‘Airports have evolved’
Airports have become one of the primary sources of business for ride-hailing companies. Lyft, for example, said ABIA is the company’s No. 1 pick-up and drop-off location in Austin. In 2017, Lyft said it gave 375.5 million rides nationwide. Ride-hailing companies have similar agreements as the one at ABIA at other airports, according to Uber spokesman Trevor Theunissen.
“We need to be able to provide this type of service for patrons, especially with the young millennial community,” said Don Griffin, Lyft’s manager for development at airports and venues. “Airports have evolved to give quick, affordable rides — not having to carry cash.”
As much as ride-hailing companies count on business from airline passengers, airports also rely heavily on non-airline revenue generated by services such as ground transportation. In 2016, about 57 percent of ABIA’s revenue came from non-airline services, of which 51.7 percent was from parking and ground transportation, according to an annual report by ABIA.
While the airport’s revenue from parking and ground transportation has increased as ride-hailing has grown in popularity — growing by $6 million from 2014 to 2016 — the traffic from taxi services and shuttle companies has decreased.
In 2017, for example, ABIA records show taxis having 16,440 transactions at the airport during the relatively high-traveled month of June, compared to the 27,203 transactions taxis had for the same month in 2013, the year before ride-hailing companies began appearing at the airport. Use of hotel shuttles decreased by about 1,000 for the same time period.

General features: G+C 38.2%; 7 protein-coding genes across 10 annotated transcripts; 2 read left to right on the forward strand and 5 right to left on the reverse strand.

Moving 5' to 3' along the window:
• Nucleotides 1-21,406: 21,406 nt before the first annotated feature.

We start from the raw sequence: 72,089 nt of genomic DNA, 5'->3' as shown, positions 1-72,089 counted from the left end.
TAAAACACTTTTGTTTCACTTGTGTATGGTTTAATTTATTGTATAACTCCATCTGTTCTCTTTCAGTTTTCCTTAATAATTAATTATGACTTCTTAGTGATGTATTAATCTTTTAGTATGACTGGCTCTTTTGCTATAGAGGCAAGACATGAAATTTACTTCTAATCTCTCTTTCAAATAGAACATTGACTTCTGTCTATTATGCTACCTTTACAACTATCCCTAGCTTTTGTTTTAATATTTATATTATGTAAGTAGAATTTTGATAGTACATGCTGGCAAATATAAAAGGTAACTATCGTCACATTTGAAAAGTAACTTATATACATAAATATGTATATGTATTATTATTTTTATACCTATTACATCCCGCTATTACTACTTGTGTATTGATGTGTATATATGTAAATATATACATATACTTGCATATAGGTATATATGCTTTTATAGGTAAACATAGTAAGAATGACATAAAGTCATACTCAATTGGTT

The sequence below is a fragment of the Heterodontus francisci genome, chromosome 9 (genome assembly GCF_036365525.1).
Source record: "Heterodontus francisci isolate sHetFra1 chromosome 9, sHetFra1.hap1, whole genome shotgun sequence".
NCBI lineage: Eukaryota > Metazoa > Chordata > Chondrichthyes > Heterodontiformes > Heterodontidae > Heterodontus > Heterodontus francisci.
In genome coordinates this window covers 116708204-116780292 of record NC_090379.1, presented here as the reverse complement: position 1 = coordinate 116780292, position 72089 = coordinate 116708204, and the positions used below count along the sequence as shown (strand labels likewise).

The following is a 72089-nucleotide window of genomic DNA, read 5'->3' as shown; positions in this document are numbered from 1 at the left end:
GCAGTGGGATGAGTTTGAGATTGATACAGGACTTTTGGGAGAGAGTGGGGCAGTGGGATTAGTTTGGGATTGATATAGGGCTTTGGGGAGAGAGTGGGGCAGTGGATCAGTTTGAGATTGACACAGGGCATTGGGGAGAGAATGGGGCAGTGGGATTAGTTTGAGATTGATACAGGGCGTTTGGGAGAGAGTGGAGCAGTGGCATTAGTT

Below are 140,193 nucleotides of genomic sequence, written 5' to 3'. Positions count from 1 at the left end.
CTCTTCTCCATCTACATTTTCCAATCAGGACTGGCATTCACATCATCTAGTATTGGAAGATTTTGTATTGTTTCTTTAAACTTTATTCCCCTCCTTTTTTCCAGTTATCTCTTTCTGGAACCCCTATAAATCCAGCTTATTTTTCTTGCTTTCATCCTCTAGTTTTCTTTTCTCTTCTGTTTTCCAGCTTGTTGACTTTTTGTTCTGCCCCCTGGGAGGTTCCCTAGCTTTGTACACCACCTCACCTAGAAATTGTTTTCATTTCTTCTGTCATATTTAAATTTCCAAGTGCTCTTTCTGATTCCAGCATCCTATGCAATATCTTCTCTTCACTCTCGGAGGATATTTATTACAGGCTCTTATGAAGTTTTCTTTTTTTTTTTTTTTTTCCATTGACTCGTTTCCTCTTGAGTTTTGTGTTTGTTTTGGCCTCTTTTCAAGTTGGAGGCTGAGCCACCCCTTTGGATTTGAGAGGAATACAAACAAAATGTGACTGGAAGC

That trend is not unique to ABIA. According to a recent report by the National Academic Press, airports have experienced a roughly 5 percent to 30 percent decrease in taxi trips and an 18 percent to 30 percent decrease in shared rides, such as shuttles. The survey was conducted at the 100 largest U.S. airports and collected publicly available transportation data. The National Academic Press is the publishing arm of the research nonprofit National Academies of Science, Engineering and Medicine.
The downturn in taxi and shared ride services led to a decrease in revenue from these transportation options to airports, the report found. At the same time, airports have had to add staff to manage new ride-hailing options and have seen added congestion caused by ride-hailing firms. The study did not measure whether airports’ revenue from ride-hailing firms matched or exceeded the revenue lost from taxis and shuttles.